Why do I need dental x-rays?

When dentists perform a dental check-up, they are limited to what they can see in your mouth – they can only see the part of the tooth that sits above the gumline. Even then, dentists cannot see clearly between teeth where they touch. So just like other x-rays ordered by medical doctors to check for things like broken bones, dentists use dental x-rays to help see the parts of your teeth that sit below the gums and the surrounding bone.

What problems can dental x-rays show?
Dentists may take different types of x-rays depending upon what structures they are trying to view. Larger x-rays often provide a broader overview and are often taken outside the mouth. Smaller x-rays (where the x-ray film is placed inside the mouth) are used to show a smaller area in more detail, such as the area between two teeth.

Conditions which may show up on x-rays include (but are not limited to);
• Tooth decay, including the presence of decay between your teeth and/or underneath fillings
• Tooth abscesses
• Bone loss associated with Peridontal (gum) disease
• Cysts, or areas of chronic infection which can be associated with unerrupted teeth, or teeth which have suffered some sort of trauma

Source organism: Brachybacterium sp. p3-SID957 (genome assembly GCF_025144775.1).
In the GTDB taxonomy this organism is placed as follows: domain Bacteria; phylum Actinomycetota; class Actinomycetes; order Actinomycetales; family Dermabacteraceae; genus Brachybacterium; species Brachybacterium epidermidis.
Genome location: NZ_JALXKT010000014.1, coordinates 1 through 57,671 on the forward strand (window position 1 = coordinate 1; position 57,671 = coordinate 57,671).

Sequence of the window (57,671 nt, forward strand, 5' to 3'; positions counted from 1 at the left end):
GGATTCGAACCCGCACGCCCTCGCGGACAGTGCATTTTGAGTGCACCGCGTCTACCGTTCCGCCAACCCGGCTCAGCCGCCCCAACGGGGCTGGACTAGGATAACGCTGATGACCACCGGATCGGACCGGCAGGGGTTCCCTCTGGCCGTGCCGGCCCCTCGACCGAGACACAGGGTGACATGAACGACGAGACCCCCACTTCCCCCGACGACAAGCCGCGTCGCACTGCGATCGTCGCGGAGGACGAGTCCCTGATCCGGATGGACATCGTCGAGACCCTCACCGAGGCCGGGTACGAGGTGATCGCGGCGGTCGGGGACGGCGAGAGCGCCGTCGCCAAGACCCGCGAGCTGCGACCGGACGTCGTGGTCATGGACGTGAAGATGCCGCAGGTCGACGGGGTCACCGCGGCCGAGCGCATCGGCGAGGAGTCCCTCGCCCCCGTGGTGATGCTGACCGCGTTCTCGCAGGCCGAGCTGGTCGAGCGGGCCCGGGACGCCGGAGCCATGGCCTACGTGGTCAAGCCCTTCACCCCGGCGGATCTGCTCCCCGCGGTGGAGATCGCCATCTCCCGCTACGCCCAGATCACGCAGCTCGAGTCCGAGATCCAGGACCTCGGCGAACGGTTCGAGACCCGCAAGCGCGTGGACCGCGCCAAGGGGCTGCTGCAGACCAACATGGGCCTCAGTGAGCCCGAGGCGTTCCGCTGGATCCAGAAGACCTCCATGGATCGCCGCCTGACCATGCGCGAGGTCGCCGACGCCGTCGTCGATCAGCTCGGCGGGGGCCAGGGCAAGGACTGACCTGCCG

• Developing teeth – whether they are present and whether they appear as expected in the correct location
• The presence of extra teeth or alternatively the absence of teeth
• The presence of wisdom teeth and their position
• Traumatic injuries such as tooth and/or bone fractures
• The presence of any growths
• Inflammation of sinuses (on larger x-rays)

When should I get x-rays?
Your dentist will help you decide how often you should have dental x-rays as everyone’s needs are different. Dentists may suggest that you undergo a series of x-rays when they have not seen you before as a patient, so that they can complete a comprehensive examination and advise you of your overall dental status. Dentists may also require patients to have dental x-rays in order to either plan dental treatment, monitor treatment outcomes or to assist with treatment procedures.

Dentists might recommend dental x-rays depending on:
• Whether the dentist has seen the patient before
• A patient’s age
• A patient’s dental history
• The presence of symptoms requiring investigation
• The number of teeth present
• The visible condition of the patients teeth and gums
• The treatment being proposed and/or provided at the time
• The extent of disease and the need to monitor treatment outcomes